What Lincoln’s Pockets Held When he Died and Other Presidential Oddities
Marilyn Monroe in 1962 between RFK, left, and JFK, right. Wikimedia

1. When JFK Passed Marilyn Monroe On to RFK

After President John F. Kennedy was done with Marilyn Monroe, he basically passed her on to Robert F. Kennedy, his younger brother and the United States’ Attorney General. RFK’s image was that of a happily married and devoted husband, with a large and steadily growing family that eventually had eleven children. He was viewed as the most family-oriented and straitlaced of the Kennedy brothers, so if his relationship with Monroe had hit the news, there would have been a jarring contrast between that public perception and an affair with the iconic cultural symbol.

Her unexpected death a few months later would have made things even more explosive. The coroner ruled that Monroe’s 1962 death was a probable suicide with an excessive dose of barbiturates. However, there were plenty of conspiracy theories then and since, that alleged the involvement of JFK or RFK in her death. The sudden death of a former mistress of the president, who then became the mistress of his brother, the Attorney General and the president’s right hand man? That would have made for a media feeding frenzy today.


Where Did We Find This Stuff? Some Sources and Further Reading

Cheat Sheet – Shocking Sex Scandals of Former US Presidents

Encyclopedia Britannica – Assassination of Abraham Lincoln

Grunge – US Presidents Who Were Really Weird People

Heavy – Jennifer Fitzgerald: 5 Fast Facts You Need to Know

History Collection – Mistakes That Shaped America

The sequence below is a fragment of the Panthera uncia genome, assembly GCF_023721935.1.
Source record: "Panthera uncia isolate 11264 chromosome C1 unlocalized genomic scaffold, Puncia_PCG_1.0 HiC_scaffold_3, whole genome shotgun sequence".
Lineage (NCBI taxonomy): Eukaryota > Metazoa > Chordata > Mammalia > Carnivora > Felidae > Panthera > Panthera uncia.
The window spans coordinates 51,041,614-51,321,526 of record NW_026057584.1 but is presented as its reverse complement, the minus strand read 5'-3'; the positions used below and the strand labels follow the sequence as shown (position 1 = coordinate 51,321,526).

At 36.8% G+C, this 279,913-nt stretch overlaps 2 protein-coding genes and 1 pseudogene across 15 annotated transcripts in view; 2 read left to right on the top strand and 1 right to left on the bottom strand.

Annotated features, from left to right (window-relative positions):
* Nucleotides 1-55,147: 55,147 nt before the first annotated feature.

History dot Com – When Teddy Roosevelt Was Shot in 1912, a Speech May Have Saved His Life

Independent, The, January 21st, 2009 – Gerald R Ford

Library of Congress – The Contents of Abraham Lincoln’s Pockets on the Evening of His Assassination

New York Post, March 30th, 2019 – Barbara Bush Contemplated Suicide Over Husband’s Alleged Affair With Aide

New York Times, June 30th, 1989 – US Official Quits in Escort Service Inquiry

Politico, November 19th, 2013 – Sex in the Senate: Bobby Baker’s Salacious Secret History of Capitol Hill

Radford, Marsha – Everything You Always Wanted to Know About America’s Presidents But Were Afraid to Ask (2007)

Ranker – All of the Contents of the Odd Contents of Abraham Lincoln’s Pockets the Night He Perished

Sandburg, Carl – Abraham Lincoln: The Prairie Years (1929)

Sandburg, Carl – Abraham Lincoln: The War Years (1939)

Smithsonian Magazine, April 7th, 2010 – The Assassination of Abraham Lincoln: Lincoln’s Missing Bodyguard

Smithsonian Magazine, May 7th, 2015 – John Quincy Adams Once Approved an Expedition to the Center of the Earth

Times, The, September 19th, 2004 – Mistress of Influence: Bush’s ‘Other Wife’

US News & World Report, May 24th, 2013 – What They Found in Lincoln’s Pockets the Night He Was Shot

Washington Post, August 1st, 1989 – The Bombshell That Didn’t Explode

Washington Times, June 29th, 1989

Wikipedia – Richard Lawrence (Failed Assassin)